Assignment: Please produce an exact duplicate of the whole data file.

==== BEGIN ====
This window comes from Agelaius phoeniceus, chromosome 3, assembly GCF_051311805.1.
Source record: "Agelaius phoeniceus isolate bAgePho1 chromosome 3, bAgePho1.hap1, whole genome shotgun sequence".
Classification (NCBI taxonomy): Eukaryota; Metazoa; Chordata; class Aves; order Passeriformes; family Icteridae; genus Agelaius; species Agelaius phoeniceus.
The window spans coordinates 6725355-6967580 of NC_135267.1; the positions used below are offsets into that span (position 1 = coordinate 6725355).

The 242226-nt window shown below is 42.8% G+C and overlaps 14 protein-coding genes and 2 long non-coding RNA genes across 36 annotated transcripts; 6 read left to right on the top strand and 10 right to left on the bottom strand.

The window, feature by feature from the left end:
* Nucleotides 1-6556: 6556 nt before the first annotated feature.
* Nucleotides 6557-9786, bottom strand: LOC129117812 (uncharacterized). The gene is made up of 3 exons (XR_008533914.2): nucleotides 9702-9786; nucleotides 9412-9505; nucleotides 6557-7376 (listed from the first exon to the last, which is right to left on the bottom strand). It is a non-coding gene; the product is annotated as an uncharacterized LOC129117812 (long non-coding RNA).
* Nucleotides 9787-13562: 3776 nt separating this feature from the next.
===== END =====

This window comes from Agelaius phoeniceus, chromosome 3, assembly GCF_051311805.1.
Source record: "Agelaius phoeniceus isolate bAgePho1 chromosome 3, bAgePho1.hap1, whole genome shotgun sequence".
Classification (NCBI taxonomy): Eukaryota; Metazoa; Chordata; class Aves; order Passeriformes; family Icteridae; genus Agelaius; species Agelaius phoeniceus.
The window spans coordinates 6725355-6967580 of NC_135267.1; the positions used below are offsets into that span (position 1 = coordinate 6725355).

The 242226-nt window shown below is 42.8% G+C and overlaps 14 protein-coding genes and 2 long non-coding RNA genes across 36 annotated transcripts; 6 read left to right on the top strand and 10 right to left on the bottom strand.

The window, feature by feature from the left end:
* Nucleotides 1-6556: 6556 nt before the first annotated feature.
* Nucleotides 6557-9786, bottom strand: LOC129117812 (uncharacterized). The gene is made up of 3 exons (XR_008533914.2): nucleotides 9702-9786; nucleotides 9412-9505; nucleotides 6557-7376 (listed from the first exon to the last, which is right to left on the bottom strand). It is a non-coding gene; the product is annotated as an uncharacterized LOC129117812 (long non-coding RNA).
* Nucleotides 9787-13562: 3776 nt separating this feature from the next.